At the 2003 U.S. National Championships, Memmel was coming off of a hamstring injury that had limited her training time. She made mistakes during her floor exercise routine and placed tenth in the all-around. At a national team selection camp several weeks later, she was chosen to compete at the Pan American Games, but not at the World Championships.
She won four medals at the Pan American Games, including gold in the all-around and on the uneven bars. During this time, the gymnasts who had been chosen for the World Championships team were dealing with injuries and illnesses: Annia Hatch tore her ACL, Ashley Postell had the flu, and Courtney Kupets tore her Achilles tendon. Memmel was an alternate to the World Championships, along with Samantha Sheehan and Terin Humphrey, and National Team Coordinator Márta Károlyi chose her and Humphrey to step in and compete. Memmel flew from the Pan American Games in Santo Domingo directly to the World Championships in Anaheim, California.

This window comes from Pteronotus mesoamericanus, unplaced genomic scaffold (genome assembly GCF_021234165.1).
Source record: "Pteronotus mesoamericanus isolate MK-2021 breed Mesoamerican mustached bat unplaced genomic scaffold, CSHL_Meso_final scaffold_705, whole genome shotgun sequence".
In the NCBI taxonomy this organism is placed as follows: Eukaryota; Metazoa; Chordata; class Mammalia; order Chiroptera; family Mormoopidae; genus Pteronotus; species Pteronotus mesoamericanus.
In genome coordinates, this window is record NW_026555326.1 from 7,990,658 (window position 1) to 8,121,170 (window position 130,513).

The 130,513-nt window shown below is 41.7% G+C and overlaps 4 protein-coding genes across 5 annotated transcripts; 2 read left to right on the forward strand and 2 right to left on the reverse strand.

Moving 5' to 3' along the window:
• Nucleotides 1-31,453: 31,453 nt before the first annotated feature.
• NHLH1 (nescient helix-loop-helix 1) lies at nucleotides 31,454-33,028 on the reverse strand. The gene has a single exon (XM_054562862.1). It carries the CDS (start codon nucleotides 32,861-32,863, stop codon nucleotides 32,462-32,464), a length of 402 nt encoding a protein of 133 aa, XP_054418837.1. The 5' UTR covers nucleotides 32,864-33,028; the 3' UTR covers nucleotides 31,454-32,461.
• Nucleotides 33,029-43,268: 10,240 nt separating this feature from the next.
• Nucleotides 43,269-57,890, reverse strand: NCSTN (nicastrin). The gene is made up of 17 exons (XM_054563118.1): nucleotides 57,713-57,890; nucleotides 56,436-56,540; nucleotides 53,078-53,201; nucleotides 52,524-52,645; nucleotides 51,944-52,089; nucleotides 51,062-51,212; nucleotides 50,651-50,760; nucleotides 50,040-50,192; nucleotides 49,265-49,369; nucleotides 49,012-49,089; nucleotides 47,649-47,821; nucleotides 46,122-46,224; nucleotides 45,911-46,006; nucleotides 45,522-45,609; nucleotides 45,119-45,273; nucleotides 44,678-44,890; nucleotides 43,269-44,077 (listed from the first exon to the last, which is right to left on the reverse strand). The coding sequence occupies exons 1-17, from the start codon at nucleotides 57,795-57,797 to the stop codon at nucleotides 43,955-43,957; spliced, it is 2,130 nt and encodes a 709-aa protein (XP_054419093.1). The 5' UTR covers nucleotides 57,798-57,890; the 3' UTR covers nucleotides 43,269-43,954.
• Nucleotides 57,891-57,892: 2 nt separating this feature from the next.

Memmel led the American team in the preliminary round at Worlds, qualifying to the all-around final in second place, and first among her teammates. In the team finals, she was the only American to compete on every event, and had the highest all-around score. The U.S. finished on top, winning the country's first team gold medal at the World Championships, despite competing with only five gymnasts instead of six.
In the event finals, Memmel became a world champion on the uneven bars, tying with teammate Hollie Vise.
In 2004, Memmel competed at the American Cup and placed third, behind U.S. teammates Carly Patterson and Courtney McCool. During a national team training camp in April, she broke a metatarsal bone in her foot while training a piked Barani on balance beam, and she was unable to compete at the National Championships or the Olympic Trials.
She petitioned for a chance to compete at the Olympic team selection camp and was ultimately named as an alternate to the U.S. team for the 2004 Olympics.
Later in the year, Memmel won the uneven bars title at the 2004 World Cup Final.
Memmel began the 2005 season at the American Cup, which did not have an all-around competition that year. She won the uneven bars title and placed third on beam.